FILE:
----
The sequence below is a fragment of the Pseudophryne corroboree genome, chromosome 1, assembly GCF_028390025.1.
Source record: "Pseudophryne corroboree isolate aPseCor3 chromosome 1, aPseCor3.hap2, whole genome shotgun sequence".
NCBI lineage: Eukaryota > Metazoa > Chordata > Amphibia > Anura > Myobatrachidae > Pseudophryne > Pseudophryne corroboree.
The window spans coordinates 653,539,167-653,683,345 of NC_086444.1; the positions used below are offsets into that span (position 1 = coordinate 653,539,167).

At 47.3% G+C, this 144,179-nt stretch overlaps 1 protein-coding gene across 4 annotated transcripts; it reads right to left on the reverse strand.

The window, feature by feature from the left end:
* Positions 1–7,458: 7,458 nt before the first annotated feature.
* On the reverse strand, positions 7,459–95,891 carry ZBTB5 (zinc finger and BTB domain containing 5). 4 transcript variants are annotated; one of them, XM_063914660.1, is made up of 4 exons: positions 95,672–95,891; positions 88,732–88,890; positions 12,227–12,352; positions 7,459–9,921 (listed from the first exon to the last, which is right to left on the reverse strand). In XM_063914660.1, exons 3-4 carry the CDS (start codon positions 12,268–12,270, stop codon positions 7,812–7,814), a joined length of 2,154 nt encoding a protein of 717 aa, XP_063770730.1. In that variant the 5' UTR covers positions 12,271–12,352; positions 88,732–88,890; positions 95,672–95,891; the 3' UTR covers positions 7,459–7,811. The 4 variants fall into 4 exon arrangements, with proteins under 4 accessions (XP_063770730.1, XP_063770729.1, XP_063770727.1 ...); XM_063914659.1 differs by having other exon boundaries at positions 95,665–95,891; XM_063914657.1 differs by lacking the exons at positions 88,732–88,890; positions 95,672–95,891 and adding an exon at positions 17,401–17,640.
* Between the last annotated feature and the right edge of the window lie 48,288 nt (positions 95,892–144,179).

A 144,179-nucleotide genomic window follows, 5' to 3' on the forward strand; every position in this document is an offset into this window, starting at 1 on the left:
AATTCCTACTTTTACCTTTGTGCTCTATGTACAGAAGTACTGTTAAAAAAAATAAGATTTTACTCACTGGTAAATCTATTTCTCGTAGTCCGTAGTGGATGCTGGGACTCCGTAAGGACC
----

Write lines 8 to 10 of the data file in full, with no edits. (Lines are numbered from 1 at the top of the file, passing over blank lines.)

* On the reverse strand, positions 7,459–95,891 carry ZBTB5 (zinc finger and BTB domain containing 5). 4 transcript variants are annotated; one of them, XM_063914660.1, is made up of 4 exons: positions 95,672–95,891; positions 88,732–88,890; positions 12,227–12,352; positions 7,459–9,921 (listed from the first exon to the last, which is right to left on the reverse strand). In XM_063914660.1, exons 3-4 carry the CDS (start codon positions 12,268–12,270, stop codon positions 7,812–7,814), a joined length of 2,154 nt encoding a protein of 717 aa, XP_063770730.1. In that variant the 5' UTR covers positions 12,271–12,352; positions 88,732–88,890; positions 95,672–95,891; the 3' UTR covers positions 7,459–7,811. The 4 variants fall into 4 exon arrangements, with proteins under 4 accessions (XP_063770730.1, XP_063770729.1, XP_063770727.1 ...); XM_063914659.1 differs by having other exon boundaries at positions 95,665–95,891; XM_063914657.1 differs by lacking the exons at positions 88,732–88,890; positions 95,672–95,891 and adding an exon at positions 17,401–17,640.
* Between the last annotated feature and the right edge of the window lie 48,288 nt (positions 95,892–144,179).

A 144,179-nucleotide genomic window follows, 5' to 3' on the forward strand; every position in this document is an offset into this window, starting at 1 on the left: